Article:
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2 Feb, 2016 16:40

Refugee children denied access to education

Refugee children denied access to education

Thousands of children seeking asylum in Britain are being denied access to schools across the country, organizations who work with refugees say.

Children who have arrived with their families, as well as unaccompanied minors, are being subjected to discrimination by local authorities, groups have said, with a number of children waiting for up to a year to be given a place at school.

A Refugee Council spokeswoman said the situation was troubling.
“The inability for all asylum-seeker children to access a school place promptly is concerning. We have worked with children who have had to wait up to a year to get a school place.”

There is no single governing body providing access to education, and the responsibility to ensure children get school places is split between different local councils across the country.

Children who live in initial accommodation, which is open for asylum seekers who have just arrived in the country and have nowhere to live, do not have the right to attend school and councils have said they have no responsibility to find places in classrooms for them.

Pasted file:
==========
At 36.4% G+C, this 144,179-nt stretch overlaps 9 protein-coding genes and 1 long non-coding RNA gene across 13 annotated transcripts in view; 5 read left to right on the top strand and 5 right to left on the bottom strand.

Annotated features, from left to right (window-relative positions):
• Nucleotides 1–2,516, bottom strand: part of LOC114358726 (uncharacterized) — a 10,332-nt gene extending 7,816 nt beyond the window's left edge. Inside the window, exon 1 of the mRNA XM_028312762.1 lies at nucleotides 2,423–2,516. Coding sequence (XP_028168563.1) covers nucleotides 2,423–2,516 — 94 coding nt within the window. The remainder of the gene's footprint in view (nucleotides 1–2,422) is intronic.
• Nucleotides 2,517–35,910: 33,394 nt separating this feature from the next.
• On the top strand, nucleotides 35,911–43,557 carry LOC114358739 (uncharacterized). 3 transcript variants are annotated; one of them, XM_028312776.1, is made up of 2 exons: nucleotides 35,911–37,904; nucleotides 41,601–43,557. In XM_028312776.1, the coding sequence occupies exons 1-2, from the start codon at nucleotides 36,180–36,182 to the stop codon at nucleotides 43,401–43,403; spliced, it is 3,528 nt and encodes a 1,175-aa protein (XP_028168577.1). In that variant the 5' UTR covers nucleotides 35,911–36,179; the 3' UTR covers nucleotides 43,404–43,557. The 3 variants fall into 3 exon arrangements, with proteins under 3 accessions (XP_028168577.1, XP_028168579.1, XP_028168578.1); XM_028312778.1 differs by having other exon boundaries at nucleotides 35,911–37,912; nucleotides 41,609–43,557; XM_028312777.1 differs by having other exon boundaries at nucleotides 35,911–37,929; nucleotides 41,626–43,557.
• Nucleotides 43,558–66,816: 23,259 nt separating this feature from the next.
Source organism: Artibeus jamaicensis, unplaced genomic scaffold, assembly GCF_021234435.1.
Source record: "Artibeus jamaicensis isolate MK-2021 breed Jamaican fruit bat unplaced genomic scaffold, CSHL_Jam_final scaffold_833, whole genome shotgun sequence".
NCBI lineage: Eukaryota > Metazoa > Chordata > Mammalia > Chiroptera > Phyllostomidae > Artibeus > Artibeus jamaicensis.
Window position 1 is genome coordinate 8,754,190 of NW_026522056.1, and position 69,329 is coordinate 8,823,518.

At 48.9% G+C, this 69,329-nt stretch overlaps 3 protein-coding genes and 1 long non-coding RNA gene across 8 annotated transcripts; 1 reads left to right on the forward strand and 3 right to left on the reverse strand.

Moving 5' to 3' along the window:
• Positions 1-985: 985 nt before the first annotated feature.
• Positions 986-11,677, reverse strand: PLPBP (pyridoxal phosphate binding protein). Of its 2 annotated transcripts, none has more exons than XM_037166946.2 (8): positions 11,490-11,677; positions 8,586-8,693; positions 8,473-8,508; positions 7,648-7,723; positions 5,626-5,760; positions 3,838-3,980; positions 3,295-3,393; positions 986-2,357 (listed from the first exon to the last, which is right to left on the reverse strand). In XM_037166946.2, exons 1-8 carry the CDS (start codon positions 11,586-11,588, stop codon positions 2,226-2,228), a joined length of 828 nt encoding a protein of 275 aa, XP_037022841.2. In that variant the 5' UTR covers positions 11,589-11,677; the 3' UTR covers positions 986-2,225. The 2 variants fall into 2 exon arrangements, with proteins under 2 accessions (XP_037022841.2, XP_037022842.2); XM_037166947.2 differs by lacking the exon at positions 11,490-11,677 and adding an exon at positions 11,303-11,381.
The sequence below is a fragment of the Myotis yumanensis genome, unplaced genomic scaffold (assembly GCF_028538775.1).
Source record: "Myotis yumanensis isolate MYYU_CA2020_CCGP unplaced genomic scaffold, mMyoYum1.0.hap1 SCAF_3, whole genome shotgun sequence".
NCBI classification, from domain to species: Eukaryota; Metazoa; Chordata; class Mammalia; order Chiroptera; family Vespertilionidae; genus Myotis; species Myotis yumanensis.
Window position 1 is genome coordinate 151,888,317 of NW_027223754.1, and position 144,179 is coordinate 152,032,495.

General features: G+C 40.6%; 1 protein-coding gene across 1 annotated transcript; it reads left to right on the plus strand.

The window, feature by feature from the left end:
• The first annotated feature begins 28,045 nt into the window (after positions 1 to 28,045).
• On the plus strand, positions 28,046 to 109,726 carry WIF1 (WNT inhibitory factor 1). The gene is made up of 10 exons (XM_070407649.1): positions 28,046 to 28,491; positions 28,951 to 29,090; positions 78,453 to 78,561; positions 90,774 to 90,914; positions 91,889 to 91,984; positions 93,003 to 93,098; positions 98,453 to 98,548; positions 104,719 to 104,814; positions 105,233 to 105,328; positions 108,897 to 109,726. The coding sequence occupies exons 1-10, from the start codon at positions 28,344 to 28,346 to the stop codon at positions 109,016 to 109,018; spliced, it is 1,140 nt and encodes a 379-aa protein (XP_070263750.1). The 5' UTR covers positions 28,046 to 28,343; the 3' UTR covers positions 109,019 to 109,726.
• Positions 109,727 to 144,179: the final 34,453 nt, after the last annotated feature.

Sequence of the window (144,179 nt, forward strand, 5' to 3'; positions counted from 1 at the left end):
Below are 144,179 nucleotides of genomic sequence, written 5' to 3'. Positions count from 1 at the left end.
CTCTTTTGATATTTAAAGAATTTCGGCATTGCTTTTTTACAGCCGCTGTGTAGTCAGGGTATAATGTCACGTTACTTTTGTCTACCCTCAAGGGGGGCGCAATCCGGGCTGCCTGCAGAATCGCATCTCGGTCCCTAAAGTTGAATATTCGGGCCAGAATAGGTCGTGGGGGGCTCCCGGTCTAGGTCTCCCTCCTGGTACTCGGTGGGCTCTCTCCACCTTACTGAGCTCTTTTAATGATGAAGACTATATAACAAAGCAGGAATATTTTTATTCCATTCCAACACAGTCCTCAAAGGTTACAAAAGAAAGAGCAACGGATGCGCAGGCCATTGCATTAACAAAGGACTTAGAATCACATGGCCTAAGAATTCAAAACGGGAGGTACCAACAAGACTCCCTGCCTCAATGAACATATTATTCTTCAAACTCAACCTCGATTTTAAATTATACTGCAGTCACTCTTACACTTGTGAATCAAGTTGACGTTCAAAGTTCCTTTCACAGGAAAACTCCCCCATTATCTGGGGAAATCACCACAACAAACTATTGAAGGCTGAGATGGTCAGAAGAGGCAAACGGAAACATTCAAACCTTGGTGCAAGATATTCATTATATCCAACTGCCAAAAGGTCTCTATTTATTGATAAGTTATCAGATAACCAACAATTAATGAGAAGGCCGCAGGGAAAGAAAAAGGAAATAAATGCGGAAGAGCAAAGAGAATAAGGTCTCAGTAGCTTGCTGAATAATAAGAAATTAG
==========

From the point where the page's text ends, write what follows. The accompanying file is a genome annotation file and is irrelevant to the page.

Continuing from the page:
Children in initial accommodation also suffer because they cannot go on waiting lists for schools.

One father told the Guardian his daughter had been denied access to school after the family’s visa expired and they claimed asylum in the UK.

“Our daughter had been in school before, but when we claimed asylum she was no longer allowed to go to school. She wants to continue with her GCSE courses, but has not been allowed to do so. Our daughter has become worried and disturbed because she is not allowed to go to school. Her dream is to become a doctor and education is a very important part of her life. The way we have been treated is playing with our emotions.”

Peter Hall, who coordinates the Croydon Refugee Day Centre, told the paper he sometimes looks after as many as eight families at a time whose children are unable to access education.

“Some may be there for several months. In the last four weeks, a group of lads around the age of 12 have been coming to our center regularly and can’t get into a school because they are in initial Home Office accommodation.... If these children aren’t allowed to go to school they should at least be provided with some kind of a home educator system,” he said.